Diversity is not a trend.
It’s part of the fundamental human right to equality.
It accepts, welcomes and celebrates different ages, races, ethnicities, religions, genders, sexual orientations and physical abilities.
It’s a commitment.
And it’s here to stay.
If you want to build greater trust with the socially-conscious Gen Z, your business needs to support workplace diversity.
Our Gen Z & Corporate Activism report found that 54% of young people are more likely to buy from a business if they know it has a diverse workforce. Three quarters of Gen Zs also want businesses to publicise their diversity like how Apple and Google do.
Here they tell why diversity is important:
It improves your reputation – “Social issues such as mental health and diversity is what I believe influences my spending. Businesses should work on increasing workplace diversity as it improves their CSR reputation and consumers will admire this,” a 19-year-old male from Victoria said.
It stops boycotts – “I find myself strongly boycotting companies that don’t exercise diversity. I recently quit my job due to the disgusting criteria they seemed to apply when hiring staff. All of the staff there were attractive, straight, skinny, white women – with the exception of one Asian woman. Their marketing also only consisted of tall skinny blonde women and they showed no advocacy for diversity in race, gender, sexuality, and ability,” a 20-year-old female from Victoria said.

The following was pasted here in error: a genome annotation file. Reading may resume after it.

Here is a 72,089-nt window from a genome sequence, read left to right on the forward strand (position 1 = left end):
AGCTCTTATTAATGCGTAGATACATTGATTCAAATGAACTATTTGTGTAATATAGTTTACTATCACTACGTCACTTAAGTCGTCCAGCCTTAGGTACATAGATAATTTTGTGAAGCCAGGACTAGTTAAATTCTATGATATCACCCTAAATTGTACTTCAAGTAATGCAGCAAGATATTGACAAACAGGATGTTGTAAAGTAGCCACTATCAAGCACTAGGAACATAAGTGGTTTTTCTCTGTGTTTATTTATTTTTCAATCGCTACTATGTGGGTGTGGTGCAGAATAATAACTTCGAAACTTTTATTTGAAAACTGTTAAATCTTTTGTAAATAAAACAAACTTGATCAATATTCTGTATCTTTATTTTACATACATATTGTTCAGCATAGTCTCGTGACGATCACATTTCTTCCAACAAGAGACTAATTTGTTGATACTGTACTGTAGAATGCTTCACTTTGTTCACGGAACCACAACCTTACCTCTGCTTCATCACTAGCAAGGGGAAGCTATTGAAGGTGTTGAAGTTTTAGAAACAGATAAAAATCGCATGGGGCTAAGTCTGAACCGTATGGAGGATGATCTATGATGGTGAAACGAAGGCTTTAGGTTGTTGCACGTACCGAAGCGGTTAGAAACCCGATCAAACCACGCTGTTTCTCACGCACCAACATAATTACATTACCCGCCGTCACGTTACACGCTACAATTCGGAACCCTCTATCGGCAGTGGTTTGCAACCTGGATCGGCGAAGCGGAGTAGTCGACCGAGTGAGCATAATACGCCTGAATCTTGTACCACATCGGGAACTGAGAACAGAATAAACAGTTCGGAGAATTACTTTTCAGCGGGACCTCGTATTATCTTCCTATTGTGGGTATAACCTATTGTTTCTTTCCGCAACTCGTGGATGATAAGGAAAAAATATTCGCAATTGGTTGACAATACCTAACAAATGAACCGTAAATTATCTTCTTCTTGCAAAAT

It provides equal opportunity – “It is crucial that immigrants and people of all different backgrounds are able to access the same opportunities. Businesses could improve this by making an effort to recognise and ignore unconscious biases and to work to create alternate pathways for those from disadvantaged backgrounds,” an 18-year-old female from Western Australia said.
It empowers young women – “As a female it’s extremely disheartening when a business from the top down is mostly made up of male figures. I think businesses should tap into this issue by promoting the women within their business to show society that it is not just a ‘man’s world’ but women run the world too,” a 19-year-old female from Victoria said.
It builds brand affinity – “I believe that companies should be more transparent about the development of their products and the diversity of their company. I personally would prioritise their products if I knew that their products were sustainably, ethically sourced, that their business is diverse (without being tokenistic) and if they were actively supporting an issue (e.g. McDonald’s gold coin donation),” a 19-year-old female from NSW said.
It invites more human connection – “I find more diverse companies are a lot more welcoming and humble as it brings workers together rather than makes them see themselves as superior,” a 19-year-old female from Victoria said.